What’s with All the Foot Washing?

In many ways, it was a wedding like so many others. But at one point in the ceremony, when the bride and groom took their shoes off and began to wash each other’s feet, it was clear something else was going on.

At least it was mostly clear to the believers who attended. But to some of the other guests, the foot washing was more of a mystery–they wondered why it had happened! What had they just seen?

Simply put, the bride and groom had a desire that everyone who witnessed their vows would also see that they were committed to serving one another. They also wanted Jesus himself to be seen in their act—Jesus the servant, Jesus who came to give himself to each one he loves, Jesus who taught us to wash one another’s feet.

Hugh and Cheryl
Hugh and his wife, Cheryl, recently moved their entire family to an economically depressed town on the outskirts of St. Louis, MO.

On purpose.

They had a lofty goal: To step in, help their new town get back on its feet, and empower others to organize and redevelop it.

All in the name of Jesus.

And wouldn’t you know it? The work has been so compelling that a local business owner donated the old Post Office building in the town to their cause. It will become a central spot for the community—a space for gatherings, eating together, and connection.

But as contractors and workers come to do the work, each repeat the same questions: “Hugh! Why are you doing this? Do you actually think you’ll make any money on this?”

Hugh’s answer is always the same: “It’s because of my King Jesus.”

An unlikely group
The news from an island off the coast of Australia was horrifying: Children were starving and people were killing themselves. Who was suffering so much? Refugees. They had fled their own countries due to war. For one reason or another, the Australian government would not allow them over their border.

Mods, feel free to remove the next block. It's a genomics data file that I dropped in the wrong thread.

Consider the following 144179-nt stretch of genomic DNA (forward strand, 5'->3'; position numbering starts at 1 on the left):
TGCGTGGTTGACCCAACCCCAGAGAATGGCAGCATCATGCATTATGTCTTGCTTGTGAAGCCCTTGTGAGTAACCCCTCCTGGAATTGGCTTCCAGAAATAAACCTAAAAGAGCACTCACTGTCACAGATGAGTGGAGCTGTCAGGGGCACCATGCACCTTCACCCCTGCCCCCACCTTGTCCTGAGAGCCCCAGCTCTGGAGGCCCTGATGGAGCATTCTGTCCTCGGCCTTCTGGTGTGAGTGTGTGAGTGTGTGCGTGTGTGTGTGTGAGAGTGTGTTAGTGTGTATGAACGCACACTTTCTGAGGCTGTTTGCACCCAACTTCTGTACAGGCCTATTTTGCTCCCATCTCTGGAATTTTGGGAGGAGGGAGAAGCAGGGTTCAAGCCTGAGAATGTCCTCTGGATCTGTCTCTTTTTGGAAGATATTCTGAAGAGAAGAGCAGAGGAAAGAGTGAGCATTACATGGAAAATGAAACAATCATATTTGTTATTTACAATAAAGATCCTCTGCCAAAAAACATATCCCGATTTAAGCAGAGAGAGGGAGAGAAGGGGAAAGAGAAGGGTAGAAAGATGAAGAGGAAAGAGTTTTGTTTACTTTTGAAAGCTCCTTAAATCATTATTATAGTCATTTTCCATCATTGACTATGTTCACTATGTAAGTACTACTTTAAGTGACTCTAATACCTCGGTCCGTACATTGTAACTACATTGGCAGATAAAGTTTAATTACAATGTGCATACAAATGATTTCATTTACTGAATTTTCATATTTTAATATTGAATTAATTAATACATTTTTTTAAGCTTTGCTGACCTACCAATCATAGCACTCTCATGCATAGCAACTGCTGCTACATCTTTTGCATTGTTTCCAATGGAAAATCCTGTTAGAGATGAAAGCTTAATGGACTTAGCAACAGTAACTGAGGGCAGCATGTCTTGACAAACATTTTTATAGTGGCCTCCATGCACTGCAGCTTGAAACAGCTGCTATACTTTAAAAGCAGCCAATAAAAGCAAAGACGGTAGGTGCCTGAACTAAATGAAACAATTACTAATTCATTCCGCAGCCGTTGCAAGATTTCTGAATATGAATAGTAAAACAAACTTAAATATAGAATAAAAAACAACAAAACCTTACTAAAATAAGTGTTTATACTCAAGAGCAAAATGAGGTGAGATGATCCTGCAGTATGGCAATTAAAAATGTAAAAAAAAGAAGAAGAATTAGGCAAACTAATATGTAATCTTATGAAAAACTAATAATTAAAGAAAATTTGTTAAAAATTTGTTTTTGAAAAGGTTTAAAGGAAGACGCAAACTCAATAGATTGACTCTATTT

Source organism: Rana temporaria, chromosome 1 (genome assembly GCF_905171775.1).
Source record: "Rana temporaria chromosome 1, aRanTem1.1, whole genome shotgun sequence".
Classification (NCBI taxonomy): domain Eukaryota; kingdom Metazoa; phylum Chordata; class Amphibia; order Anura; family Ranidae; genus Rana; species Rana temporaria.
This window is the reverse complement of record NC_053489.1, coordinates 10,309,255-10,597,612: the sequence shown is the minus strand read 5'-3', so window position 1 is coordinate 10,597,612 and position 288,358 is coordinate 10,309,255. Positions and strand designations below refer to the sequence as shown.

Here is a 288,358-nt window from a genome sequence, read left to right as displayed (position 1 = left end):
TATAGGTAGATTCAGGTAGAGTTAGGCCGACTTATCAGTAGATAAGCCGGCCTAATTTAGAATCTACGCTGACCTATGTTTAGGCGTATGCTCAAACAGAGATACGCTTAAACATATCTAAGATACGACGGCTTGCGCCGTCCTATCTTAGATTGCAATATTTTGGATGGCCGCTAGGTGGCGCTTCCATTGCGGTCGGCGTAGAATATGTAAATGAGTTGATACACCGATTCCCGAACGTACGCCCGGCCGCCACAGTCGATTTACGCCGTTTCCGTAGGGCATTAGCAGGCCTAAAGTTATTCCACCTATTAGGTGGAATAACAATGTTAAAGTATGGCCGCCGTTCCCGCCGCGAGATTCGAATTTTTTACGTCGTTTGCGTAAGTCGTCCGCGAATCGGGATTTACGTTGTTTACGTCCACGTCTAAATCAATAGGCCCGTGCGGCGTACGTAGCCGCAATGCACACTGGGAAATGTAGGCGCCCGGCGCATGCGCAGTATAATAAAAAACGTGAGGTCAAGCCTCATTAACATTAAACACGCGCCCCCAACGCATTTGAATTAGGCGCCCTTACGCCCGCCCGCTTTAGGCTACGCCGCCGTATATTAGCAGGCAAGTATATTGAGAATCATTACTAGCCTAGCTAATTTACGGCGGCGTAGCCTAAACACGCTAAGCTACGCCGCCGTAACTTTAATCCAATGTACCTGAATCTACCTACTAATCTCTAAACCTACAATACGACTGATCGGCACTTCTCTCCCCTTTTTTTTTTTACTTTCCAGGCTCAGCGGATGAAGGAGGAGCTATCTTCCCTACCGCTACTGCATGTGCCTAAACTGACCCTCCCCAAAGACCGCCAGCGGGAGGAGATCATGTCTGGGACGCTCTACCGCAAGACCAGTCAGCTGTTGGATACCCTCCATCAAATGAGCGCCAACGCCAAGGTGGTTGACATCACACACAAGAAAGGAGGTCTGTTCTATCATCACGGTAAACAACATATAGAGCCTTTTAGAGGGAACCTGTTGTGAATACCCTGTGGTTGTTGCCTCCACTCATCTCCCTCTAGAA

In response, some Christians decided one day to gather inside the main government building and pray. The group included missional thinker Michael Frost, some nuns, and a few others, each of them pouring out their hearts to God, beseeching him to change the situation and relieve the suffering. They did this all day long. When they were told it was time to leave, they refused.

So the police came and they were arrested. But as an officer escorted Frost to his vehicle, he asked why the little group had chosen to do this.

Frost’s response? “Because I follow Jesus.”

Compelling lives
In Colossians 4, Paul asks for prayer from the church there that he would be bold and clear in his presentation of the gospel. Certainly, those anointed by God to be evangelists (like Paul) need that kind of prayer.

But then Paul continues and addresses everyone else:

Be wise in the way that you act toward outsiders; make the most of every opportunity. Let your conversation be always full of grace, seasoned with salt, so that you may know how to answer everyone.

Wise in action. Making the most of opportunities. Full of grace. Salty. With good responses. It’s almost as if Paul views every believer as an “ordinary evangelist,” whose “job” it is to live somewhat like he did—boldly and clearly, compelling enough so that others around them would be prompted to ask Why?

The bride and groom made their guests wonder . . .
Hugh and Cheryl’s actions are making an entire town ask Why?
Frost and his crew made the government raise an eyebrow.

What is it about your life that might cause someone to ask just what you’re up to?